Let n be a natural number such that the equation a^n +b^n = c^2, ( a, b and c being prime numbers) has at least one solution.
Find the maximal possible value of n.
Source: Bilken University
The Basics
1. a must be 2, because otherwise odd+odd is even
2. 2^n +b^n = c^2; obviously there are solutions where n=1
(just need a square differing from a prime by 2)
Low Hanging Fruit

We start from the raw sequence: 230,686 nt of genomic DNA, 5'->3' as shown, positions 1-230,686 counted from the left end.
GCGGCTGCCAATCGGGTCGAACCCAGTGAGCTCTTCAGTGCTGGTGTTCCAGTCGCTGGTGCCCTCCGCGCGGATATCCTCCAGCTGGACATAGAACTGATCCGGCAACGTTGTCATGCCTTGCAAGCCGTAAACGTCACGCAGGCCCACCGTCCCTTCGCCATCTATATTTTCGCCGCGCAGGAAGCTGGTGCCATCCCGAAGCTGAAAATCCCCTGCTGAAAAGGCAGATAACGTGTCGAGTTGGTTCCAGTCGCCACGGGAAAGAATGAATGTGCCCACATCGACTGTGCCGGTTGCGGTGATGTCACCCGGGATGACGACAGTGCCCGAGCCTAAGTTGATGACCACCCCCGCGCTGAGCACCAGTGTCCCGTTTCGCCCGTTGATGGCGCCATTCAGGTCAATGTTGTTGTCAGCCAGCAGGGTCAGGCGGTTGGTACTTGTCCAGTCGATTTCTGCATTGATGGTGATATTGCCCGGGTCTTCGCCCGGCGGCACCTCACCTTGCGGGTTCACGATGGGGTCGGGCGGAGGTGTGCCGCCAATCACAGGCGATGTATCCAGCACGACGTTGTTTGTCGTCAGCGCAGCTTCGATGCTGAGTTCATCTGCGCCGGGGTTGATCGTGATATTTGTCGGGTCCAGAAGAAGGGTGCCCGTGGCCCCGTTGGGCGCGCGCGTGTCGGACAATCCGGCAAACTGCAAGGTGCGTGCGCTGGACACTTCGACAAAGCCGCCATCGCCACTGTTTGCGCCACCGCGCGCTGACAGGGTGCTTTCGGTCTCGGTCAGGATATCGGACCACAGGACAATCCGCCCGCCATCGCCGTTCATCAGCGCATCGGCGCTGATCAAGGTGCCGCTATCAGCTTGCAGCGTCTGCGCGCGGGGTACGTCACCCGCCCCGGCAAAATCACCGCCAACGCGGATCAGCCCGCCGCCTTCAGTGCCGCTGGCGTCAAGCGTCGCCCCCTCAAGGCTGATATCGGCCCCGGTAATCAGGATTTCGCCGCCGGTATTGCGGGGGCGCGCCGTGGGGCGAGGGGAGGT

3. Let n=2; no solutions (2^2 is too small to bridge the gap, since 9=2^2+5)
4. Let n=4; no solutions (Fermat: no square is the sum of 2 fourth powers)
5. Let n=3 or any odd number >3; no solutions as (a+b) is found in the factorisation of c^2 and so c.
The Rest
6. Let n be even and divisible k times by 4 : a^k^4+b^k^4=c^2, see 4.
7. Let n be even and worth 0, mod (some odd number,k):a^2^k+b^2^k=c^2; see 5.
Hence the maximal value of n is 1
Edited on January 7, 2011, 2:19 am

Posted by broll
on 20110107 02:04:43